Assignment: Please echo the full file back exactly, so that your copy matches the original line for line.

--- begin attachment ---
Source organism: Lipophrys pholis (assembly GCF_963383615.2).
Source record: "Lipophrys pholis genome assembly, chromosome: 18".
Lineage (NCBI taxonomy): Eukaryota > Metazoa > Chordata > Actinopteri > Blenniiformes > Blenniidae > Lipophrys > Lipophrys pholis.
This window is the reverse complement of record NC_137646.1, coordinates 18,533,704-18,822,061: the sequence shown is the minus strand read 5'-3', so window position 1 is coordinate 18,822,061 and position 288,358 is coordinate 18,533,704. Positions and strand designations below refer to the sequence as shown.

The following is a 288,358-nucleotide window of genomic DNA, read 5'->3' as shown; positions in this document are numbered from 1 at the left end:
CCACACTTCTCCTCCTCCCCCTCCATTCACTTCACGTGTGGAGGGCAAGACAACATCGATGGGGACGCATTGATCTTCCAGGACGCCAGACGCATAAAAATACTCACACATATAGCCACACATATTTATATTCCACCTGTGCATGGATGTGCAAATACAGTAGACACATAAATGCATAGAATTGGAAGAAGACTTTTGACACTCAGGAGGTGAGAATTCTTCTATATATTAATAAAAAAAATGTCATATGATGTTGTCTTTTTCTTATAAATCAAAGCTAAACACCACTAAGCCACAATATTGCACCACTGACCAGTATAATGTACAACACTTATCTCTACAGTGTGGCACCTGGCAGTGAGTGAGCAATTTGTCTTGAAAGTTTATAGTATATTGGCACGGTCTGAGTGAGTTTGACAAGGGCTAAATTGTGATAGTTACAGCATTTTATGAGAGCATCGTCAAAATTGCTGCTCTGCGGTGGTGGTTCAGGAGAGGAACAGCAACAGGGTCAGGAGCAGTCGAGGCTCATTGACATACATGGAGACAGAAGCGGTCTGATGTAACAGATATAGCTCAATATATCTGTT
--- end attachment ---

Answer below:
Source organism: Lipophrys pholis (assembly GCF_963383615.2).
Source record: "Lipophrys pholis genome assembly, chromosome: 18".
Lineage (NCBI taxonomy): Eukaryota > Metazoa > Chordata > Actinopteri > Blenniiformes > Blenniidae > Lipophrys > Lipophrys pholis.
This window is the reverse complement of record NC_137646.1, coordinates 18,533,704-18,822,061: the sequence shown is the minus strand read 5'-3', so window position 1 is coordinate 18,822,061 and position 288,358 is coordinate 18,533,704. Positions and strand designations below refer to the sequence as shown.

The following is a 288,358-nucleotide window of genomic DNA, read 5'->3' as shown; positions in this document are numbered from 1 at the left end:
CCACACTTCTCCTCCTCCCCCTCCATTCACTTCACGTGTGGAGGGCAAGACAACATCGATGGGGACGCATTGATCTTCCAGGACGCCAGACGCATAAAAATACTCACACATATAGCCACACATATTTATATTCCACCTGTGCATGGATGTGCAAATACAGTAGACACATAAATGCATAGAATTGGAAGAAGACTTTTGACACTCAGGAGGTGAGAATTCTTCTATATATTAATAAAAAAAATGTCATATGATGTTGTCTTTTTCTTATAAATCAAAGCTAAACACCACTAAGCCACAATATTGCACCACTGACCAGTATAATGTACAACACTTATCTCTACAGTGTGGCACCTGGCAGTGAGTGAGCAATTTGTCTTGAAAGTTTATAGTATATTGGCACGGTCTGAGTGAGTTTGACAAGGGCTAAATTGTGATAGTTACAGCATTTTATGAGAGCATCGTCAAAATTGCTGCTCTGCGGTGGTGGTTCAGGAGAGGAACAGCAACAGGGTCAGGAGCAGTCGAGGCTCATTGACATACATGGAGACAGAAGCGGTCTGATGTAACAGATATAGCTCAATATATCTGTT